Without help from a comet. . . I will give you a receipt for growing tree ferns at the pole, or if it suits me, pines at the equator; walruses under the line, and crocodiles in the arctic circle.' Charles Lyell
I n science as in life, timing is everything. A correct theory proposed before the time is ripe for its acceptance goes nowhere. The history of science is replete with theories ignored for years, decades, even centuries before their eventual acceptance. The most famous example is that of Aristarchus of Samos who anticipated by '8 centuries Copernicus's theory that the sun and not the earth is at the center of the solar system. In Aristarchus's day, however, Earth-centered astronomy did a good enough job of explaining the then rudimentary knowledge of the solar system, so that Aristarchus's theory was not "required." In '866, the monk Gregor Mendel published his work on the laws of genetics in the proceedings of a local society of naturalists, but no one took notice. In '900, '6 years after his death, Mendel's results were rediscovered. Continental drift had to wait half a century from Alfred Wegener's initial formulation in '9'5 to the plate tectonics revolution of the '960s and '970s.
Why do ideas that eventually prove worthy often have to wait? Typically it is because they go against the grain of the current paradigm, leaving other scientists with no way even to think about them. When first proposed, they are often little more than inspired guesses with no supporting evidence. (Mendel was an exception; he had the evidence but published it where no one saw it.] The apparatus and techniques that will eventually provide experimental support often have yet to be invented. For example, only a few years prior to '980, the Gubbio iridium anomaly could not have been detected, even if someone had been looking for it, because none of the available instruments were sensitive enough to detect iridium at the parts per trillion level.
The idea that a giant impact could cause mass extinctions, though consistently rejected by geologists, has a surprisingly long history, dating back at least to 1742, when Frenchman Pierre-Louis Moreau de Maupertuis suggested that comets have struck the earth and caused extinction by changing the atmosphere and the oceans.2 His countryman, astronomer Pierre-Simon Laplace, wrote in 1813 that a meteorite of great size striking the earth would produce a cataclysm that would wipe out entire species.3 In our own century, the distinguished paleontologist Otto Schindewolf sought an extraterrestrial cause for mass extinction. In 1970, Digby McLaren used his presidential address to the Paleontological Society to present the idea once again, leading some uniformitarians to assume that he could only have been speaking tongue-in-cheek.4 American Harold Urey, winner of the Nobel Prize in chemistry, proposed in 1973 in the widely read journal Nature that impact was responsible for mass extinctions and the periods of the geologic time scale on which they are based.5 Urey, who had published a variety of important research papers, had developed enough of a reputation in the earth and planetary sciences to be taken seriously, yet still no one paid any attention. These suggestions were catastrophist, unorthodox, and without evidence or predictions; therefore, even when made by distinguished scientists in important journals, they languished.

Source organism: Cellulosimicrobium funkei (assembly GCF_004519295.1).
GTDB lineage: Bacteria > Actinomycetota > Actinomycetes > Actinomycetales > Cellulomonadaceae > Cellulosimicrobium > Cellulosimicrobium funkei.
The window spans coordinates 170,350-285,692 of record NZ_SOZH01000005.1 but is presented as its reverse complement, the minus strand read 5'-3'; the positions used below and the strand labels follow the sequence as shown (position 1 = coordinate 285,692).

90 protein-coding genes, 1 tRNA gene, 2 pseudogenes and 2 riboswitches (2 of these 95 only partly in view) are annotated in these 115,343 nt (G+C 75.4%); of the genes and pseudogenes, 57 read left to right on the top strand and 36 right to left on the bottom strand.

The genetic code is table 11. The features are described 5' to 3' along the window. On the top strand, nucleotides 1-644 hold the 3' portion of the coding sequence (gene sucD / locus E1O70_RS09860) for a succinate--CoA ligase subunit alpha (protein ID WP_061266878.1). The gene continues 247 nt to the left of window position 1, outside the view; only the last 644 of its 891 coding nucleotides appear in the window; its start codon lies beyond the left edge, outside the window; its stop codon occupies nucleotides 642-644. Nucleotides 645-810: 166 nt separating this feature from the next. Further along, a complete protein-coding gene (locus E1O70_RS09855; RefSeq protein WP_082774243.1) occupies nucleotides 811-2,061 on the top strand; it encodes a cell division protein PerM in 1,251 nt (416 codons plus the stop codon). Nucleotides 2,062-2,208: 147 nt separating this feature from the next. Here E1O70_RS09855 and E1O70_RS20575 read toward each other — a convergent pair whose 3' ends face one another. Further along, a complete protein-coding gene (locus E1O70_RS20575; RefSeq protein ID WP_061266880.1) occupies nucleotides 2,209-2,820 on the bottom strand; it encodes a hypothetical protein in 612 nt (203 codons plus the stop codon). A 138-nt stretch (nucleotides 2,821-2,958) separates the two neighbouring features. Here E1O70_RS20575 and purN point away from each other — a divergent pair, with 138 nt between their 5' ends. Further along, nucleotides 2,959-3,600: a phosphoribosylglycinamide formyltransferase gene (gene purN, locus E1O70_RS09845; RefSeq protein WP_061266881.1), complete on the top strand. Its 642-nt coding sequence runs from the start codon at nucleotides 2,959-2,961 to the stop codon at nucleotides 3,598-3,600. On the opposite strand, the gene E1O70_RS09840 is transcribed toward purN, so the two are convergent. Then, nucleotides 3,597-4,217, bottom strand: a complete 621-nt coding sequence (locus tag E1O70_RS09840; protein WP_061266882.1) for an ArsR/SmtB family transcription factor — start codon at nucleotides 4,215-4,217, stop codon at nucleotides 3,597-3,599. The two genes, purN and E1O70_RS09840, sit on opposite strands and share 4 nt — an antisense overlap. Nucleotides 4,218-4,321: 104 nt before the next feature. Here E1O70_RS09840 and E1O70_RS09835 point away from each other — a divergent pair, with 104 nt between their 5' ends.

By 1980, when the Alvarez theory appeared, conditions had begun to improve. Iridium at the parts per trillion level was not easily measured, but it could be done at several laboratories around the world. The space age was nearly two decades old and the surfaces of other heavenly bodies were known in great detail—the map of the moon was more complete and accurate (when the ocean basins were included) than any map of the earth. It was impossible not to notice that, whatever its effect on the earth, impact had scarred every other object in the inner solar system innumerable times.
Was this article helpful?